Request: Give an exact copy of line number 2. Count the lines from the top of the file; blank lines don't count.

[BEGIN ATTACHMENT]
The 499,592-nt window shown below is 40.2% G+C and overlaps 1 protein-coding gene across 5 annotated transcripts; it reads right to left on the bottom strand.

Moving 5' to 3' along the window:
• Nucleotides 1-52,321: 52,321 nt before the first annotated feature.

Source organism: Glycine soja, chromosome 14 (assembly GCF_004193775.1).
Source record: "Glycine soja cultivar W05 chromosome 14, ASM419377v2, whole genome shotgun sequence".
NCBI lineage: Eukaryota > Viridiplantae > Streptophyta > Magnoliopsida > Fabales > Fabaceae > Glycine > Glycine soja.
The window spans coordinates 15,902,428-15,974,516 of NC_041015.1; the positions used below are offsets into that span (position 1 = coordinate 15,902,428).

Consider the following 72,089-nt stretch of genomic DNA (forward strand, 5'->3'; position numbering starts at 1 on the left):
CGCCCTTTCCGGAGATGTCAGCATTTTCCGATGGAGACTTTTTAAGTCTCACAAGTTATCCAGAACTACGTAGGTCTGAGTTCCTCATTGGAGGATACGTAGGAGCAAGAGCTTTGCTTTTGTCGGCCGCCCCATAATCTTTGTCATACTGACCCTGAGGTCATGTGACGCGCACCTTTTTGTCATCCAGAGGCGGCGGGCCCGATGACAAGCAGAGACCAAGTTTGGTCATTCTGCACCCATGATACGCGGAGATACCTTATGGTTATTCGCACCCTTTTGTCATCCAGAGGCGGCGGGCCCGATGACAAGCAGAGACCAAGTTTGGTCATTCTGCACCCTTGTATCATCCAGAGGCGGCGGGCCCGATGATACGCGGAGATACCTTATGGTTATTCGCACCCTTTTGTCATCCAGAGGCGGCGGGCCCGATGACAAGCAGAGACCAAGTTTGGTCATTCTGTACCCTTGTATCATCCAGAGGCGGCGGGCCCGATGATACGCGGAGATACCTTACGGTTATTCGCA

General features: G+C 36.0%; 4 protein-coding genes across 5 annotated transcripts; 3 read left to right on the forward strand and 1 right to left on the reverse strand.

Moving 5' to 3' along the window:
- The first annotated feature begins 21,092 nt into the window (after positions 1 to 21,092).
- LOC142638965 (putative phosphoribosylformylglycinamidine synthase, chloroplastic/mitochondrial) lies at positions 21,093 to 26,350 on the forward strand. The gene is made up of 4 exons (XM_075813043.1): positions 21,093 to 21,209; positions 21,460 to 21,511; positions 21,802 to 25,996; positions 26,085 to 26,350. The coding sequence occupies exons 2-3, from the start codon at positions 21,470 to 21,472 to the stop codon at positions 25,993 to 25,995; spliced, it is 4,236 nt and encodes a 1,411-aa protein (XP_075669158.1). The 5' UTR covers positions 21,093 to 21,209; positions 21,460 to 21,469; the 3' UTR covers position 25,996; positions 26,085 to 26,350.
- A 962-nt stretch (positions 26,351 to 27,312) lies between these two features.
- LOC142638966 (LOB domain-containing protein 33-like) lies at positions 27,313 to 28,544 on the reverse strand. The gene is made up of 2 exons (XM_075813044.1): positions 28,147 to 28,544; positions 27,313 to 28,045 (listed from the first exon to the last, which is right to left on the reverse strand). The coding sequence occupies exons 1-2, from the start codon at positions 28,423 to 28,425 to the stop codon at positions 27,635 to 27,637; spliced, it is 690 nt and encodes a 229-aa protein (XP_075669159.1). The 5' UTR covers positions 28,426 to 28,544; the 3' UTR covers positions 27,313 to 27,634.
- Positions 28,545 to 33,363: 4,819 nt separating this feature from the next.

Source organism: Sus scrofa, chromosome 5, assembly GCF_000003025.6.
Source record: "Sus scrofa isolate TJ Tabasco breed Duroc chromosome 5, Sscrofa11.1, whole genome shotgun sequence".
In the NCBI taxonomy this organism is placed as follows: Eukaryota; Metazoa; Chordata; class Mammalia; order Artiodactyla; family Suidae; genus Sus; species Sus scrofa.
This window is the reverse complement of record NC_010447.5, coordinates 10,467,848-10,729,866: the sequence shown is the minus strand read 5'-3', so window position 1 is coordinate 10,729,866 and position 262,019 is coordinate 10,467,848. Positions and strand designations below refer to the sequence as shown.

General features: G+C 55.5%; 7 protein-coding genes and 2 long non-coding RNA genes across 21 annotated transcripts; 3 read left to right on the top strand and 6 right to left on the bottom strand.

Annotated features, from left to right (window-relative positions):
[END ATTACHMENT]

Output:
Moving 5' to 3' along the window: